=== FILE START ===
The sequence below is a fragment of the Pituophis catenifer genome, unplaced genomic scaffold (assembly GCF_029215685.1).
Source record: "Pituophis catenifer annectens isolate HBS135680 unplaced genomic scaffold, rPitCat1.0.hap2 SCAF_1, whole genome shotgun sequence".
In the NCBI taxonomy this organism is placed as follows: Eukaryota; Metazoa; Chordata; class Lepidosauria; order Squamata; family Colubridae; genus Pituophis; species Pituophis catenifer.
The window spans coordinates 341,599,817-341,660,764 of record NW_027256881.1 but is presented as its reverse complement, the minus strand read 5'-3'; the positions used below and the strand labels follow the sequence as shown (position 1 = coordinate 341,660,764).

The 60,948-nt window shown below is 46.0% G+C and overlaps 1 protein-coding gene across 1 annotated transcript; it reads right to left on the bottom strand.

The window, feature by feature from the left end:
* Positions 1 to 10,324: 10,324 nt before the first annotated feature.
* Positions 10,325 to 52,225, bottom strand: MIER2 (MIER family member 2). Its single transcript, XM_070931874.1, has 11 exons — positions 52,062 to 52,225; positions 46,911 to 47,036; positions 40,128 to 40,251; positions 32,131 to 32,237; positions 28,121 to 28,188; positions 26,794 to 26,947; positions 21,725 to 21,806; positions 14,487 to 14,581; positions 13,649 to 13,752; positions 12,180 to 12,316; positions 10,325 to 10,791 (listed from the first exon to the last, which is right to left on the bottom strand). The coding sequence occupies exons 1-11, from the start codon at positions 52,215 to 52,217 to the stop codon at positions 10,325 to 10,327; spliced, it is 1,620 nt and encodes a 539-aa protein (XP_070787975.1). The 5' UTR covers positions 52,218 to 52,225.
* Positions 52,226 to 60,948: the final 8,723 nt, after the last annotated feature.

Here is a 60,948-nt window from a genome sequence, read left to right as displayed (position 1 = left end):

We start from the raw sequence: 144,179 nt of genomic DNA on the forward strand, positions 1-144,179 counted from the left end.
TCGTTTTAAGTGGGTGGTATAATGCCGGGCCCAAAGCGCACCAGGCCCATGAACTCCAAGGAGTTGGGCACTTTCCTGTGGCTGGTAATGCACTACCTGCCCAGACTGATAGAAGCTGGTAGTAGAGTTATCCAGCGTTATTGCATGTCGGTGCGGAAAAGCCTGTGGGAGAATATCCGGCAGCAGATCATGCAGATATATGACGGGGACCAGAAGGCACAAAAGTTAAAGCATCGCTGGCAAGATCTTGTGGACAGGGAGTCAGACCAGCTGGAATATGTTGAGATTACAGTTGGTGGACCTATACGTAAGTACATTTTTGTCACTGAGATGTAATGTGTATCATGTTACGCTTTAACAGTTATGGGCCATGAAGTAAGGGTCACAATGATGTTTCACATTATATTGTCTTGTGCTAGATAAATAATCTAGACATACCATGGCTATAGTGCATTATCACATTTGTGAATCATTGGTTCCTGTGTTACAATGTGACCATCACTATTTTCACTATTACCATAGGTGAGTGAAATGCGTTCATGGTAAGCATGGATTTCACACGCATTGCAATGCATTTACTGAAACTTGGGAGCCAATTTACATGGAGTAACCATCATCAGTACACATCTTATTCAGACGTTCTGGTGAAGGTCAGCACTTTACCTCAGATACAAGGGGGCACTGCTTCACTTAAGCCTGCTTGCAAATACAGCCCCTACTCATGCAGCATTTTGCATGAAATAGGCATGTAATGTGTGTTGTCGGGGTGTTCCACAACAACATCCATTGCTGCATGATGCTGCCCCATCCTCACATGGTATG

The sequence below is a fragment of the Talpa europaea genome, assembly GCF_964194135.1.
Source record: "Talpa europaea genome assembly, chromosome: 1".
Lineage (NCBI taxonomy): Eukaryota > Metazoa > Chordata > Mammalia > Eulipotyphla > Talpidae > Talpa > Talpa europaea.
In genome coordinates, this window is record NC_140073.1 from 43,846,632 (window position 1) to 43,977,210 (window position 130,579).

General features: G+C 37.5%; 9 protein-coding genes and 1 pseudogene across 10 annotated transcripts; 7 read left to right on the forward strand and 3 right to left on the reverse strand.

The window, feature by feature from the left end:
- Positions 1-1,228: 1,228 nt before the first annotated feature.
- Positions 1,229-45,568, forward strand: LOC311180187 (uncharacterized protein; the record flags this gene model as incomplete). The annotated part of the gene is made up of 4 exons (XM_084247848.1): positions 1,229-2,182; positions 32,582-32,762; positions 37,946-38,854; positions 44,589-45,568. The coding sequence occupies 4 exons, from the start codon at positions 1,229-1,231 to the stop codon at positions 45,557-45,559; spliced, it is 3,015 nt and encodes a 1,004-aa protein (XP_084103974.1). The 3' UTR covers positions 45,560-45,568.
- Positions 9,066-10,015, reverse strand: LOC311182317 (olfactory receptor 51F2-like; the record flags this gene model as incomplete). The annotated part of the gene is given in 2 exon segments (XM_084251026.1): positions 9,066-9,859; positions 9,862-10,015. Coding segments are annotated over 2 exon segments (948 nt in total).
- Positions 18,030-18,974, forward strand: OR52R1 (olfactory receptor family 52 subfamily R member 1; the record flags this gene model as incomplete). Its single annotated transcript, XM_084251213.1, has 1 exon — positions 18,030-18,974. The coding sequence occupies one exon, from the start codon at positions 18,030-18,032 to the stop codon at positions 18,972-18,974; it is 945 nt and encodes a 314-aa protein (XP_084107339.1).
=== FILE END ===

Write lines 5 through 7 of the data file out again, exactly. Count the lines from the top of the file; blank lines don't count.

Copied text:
The 60,948-nt window shown below is 46.0% G+C and overlaps 1 protein-coding gene across 1 annotated transcript; it reads right to left on the bottom strand.

The window, feature by feature from the left end:
* Positions 1 to 10,324: 10,324 nt before the first annotated feature.